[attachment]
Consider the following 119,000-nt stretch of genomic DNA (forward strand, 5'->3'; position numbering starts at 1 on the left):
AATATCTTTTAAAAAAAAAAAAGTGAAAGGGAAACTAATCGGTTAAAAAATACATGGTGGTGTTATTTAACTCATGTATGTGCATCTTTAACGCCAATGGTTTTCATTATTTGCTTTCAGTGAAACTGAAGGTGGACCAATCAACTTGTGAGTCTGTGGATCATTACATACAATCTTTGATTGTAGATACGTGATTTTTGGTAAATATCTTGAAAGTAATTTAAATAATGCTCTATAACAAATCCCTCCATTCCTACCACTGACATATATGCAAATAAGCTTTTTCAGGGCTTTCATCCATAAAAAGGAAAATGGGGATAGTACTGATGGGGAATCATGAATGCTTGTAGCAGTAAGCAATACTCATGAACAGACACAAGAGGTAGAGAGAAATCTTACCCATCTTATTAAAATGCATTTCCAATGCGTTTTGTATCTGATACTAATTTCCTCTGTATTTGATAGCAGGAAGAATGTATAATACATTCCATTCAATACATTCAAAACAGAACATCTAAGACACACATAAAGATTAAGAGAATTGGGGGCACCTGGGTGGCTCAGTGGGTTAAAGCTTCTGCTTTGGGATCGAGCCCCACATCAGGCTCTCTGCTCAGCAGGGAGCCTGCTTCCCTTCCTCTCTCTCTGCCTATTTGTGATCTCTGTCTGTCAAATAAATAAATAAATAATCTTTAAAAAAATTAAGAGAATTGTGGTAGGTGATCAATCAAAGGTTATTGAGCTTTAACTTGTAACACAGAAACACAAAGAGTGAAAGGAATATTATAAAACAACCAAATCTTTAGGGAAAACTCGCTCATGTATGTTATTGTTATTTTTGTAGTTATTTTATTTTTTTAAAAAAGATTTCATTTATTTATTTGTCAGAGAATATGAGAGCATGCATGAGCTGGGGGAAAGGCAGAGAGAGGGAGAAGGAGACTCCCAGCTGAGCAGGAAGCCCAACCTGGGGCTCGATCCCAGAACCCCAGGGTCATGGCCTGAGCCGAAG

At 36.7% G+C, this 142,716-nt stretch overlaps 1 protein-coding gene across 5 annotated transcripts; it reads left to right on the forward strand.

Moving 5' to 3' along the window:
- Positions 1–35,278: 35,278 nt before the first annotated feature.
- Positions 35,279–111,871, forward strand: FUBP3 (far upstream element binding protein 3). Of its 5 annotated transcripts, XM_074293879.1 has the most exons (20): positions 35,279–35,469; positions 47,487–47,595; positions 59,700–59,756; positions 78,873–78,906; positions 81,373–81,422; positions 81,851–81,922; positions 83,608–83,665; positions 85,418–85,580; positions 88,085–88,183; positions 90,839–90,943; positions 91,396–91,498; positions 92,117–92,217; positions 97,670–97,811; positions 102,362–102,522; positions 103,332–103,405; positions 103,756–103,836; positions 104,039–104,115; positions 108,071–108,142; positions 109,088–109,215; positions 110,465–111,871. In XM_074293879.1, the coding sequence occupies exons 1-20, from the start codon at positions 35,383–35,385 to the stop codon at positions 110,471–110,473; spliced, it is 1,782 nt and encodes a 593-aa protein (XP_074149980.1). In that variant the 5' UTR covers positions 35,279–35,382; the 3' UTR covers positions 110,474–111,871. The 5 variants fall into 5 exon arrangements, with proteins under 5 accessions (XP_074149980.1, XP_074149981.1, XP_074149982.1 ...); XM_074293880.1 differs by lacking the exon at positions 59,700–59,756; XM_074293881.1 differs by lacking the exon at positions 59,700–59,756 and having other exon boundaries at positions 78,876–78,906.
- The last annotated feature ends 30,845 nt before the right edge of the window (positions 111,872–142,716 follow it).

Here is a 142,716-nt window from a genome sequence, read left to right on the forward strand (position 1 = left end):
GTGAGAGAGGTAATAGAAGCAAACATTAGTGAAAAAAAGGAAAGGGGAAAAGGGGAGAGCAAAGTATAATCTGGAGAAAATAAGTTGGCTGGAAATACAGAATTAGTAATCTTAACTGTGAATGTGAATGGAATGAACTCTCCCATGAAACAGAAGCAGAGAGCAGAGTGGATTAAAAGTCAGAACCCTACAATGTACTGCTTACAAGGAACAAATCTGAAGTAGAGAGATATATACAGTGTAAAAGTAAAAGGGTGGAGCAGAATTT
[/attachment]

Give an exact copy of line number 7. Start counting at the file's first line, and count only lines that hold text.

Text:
- The last annotated feature ends 30,845 nt before the right edge of the window (positions 111,872–142,716 follow it).